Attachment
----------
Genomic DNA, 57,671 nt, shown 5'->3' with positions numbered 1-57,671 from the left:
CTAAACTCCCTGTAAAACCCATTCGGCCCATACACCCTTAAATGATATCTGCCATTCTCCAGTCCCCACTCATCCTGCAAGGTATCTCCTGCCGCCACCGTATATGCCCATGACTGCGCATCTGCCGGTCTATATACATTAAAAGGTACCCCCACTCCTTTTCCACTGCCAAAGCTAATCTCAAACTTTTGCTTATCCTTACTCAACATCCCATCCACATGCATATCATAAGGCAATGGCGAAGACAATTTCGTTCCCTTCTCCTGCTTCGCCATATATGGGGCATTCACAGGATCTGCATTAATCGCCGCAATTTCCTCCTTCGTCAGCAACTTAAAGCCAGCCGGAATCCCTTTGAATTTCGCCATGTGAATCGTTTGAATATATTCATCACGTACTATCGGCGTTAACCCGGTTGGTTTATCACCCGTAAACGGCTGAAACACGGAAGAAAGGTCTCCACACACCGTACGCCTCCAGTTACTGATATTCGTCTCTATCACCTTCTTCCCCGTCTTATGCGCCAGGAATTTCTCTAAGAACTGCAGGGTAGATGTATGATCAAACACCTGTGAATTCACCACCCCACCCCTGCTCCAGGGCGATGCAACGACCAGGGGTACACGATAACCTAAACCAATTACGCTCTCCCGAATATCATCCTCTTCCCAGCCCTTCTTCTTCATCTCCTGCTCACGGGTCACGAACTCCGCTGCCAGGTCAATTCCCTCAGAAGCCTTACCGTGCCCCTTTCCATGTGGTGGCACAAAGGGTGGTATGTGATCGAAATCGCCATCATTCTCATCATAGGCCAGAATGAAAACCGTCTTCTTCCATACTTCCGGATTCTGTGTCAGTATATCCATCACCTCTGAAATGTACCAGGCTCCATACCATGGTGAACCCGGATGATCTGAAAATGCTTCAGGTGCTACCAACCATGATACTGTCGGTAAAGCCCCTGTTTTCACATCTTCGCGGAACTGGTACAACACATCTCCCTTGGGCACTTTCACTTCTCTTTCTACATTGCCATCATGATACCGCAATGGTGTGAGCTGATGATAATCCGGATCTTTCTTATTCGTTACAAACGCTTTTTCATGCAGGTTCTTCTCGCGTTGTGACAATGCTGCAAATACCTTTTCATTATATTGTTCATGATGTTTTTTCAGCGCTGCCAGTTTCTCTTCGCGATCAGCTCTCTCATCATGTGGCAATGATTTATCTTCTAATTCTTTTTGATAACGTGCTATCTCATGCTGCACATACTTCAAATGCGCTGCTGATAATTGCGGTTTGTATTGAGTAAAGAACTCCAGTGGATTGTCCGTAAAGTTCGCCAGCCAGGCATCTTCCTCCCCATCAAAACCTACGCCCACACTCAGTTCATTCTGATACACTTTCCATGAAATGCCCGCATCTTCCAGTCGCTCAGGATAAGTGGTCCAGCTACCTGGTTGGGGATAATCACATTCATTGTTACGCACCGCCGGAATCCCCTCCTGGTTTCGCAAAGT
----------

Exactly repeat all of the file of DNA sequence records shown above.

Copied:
Genomic DNA, 57,671 nt, shown 5'->3' with positions numbered 1-57,671 from the left:
CTAAACTCCCTGTAAAACCCATTCGGCCCATACACCCTTAAATGATATCTGCCATTCTCCAGTCCCCACTCATCCTGCAAGGTATCTCCTGCCGCCACCGTATATGCCCATGACTGCGCATCTGCCGGTCTATATACATTAAAAGGTACCCCCACTCCTTTTCCACTGCCAAAGCTAATCTCAAACTTTTGCTTATCCTTACTCAACATCCCATCCACATGCATATCATAAGGCAATGGCGAAGACAATTTCGTTCCCTTCTCCTGCTTCGCCATATATGGGGCATTCACAGGATCTGCATTAATCGCCGCAATTTCCTCCTTCGTCAGCAACTTAAAGCCAGCCGGAATCCCTTTGAATTTCGCCATGTGAATCGTTTGAATATATTCATCACGTACTATCGGCGTTAACCCGGTTGGTTTATCACCCGTAAACGGCTGAAACACGGAAGAAAGGTCTCCACACACCGTACGCCTCCAGTTACTGATATTCGTCTCTATCACCTTCTTCCCCGTCTTATGCGCCAGGAATTTCTCTAAGAACTGCAGGGTAGATGTATGATCAAACACCTGTGAATTCACCACCCCACCCCTGCTCCAGGGCGATGCAACGACCAGGGGTACACGATAACCTAAACCAATTACGCTCTCCCGAATATCATCCTCTTCCCAGCCCTTCTTCTTCATCTCCTGCTCACGGGTCACGAACTCCGCTGCCAGGTCAATTCCCTCAGAAGCCTTACCGTGCCCCTTTCCATGTGGTGGCACAAAGGGTGGTATGTGATCGAAATCGCCATCATTCTCATCATAGGCCAGAATGAAAACCGTCTTCTTCCATACTTCCGGATTCTGTGTCAGTATATCCATCACCTCTGAAATGTACCAGGCTCCATACCATGGTGAACCCGGATGATCTGAAAATGCTTCAGGTGCTACCAACCATGATACTGTCGGTAAAGCCCCTGTTTTCACATCTTCGCGGAACTGGTACAACACATCTCCCTTGGGCACTTTCACTTCTCTTTCTACATTGCCATCATGATACCGCAATGGTGTGAGCTGATGATAATCCGGATCTTTCTTATTCGTTACAAACGCTTTTTCATGCAGGTTCTTCTCGCGTTGTGACAATGCTGCAAATACCTTTTCATTATATTGTTCATGATGTTTTTTCAGCGCTGCCAGTTTCTCTTCGCGATCAGCTCTCTCATCATGTGGCAATGATTTATCTTCTAATTCTTTTTGATAACGTGCTATCTCATGCTGCACATACTTCAAATGCGCTGCTGATAATTGCGGTTTGTATTGAGTAAAGAACTCCAGTGGATTGTCCGTAAAGTTCGCCAGCCAGGCATCTTCCTCCCCATCAAAACCTACGCCCACACTCAGTTCATTCTGATACACTTTCCATGAAATGCCCGCATCTTCCAGTCGCTCAGGATAAGTGGTCCAGCTACCTGGTTGGGGATAATCACATTCATTGTTACGCACCGCCGGAATCCCCTCCTGGTTTCGCAAAGT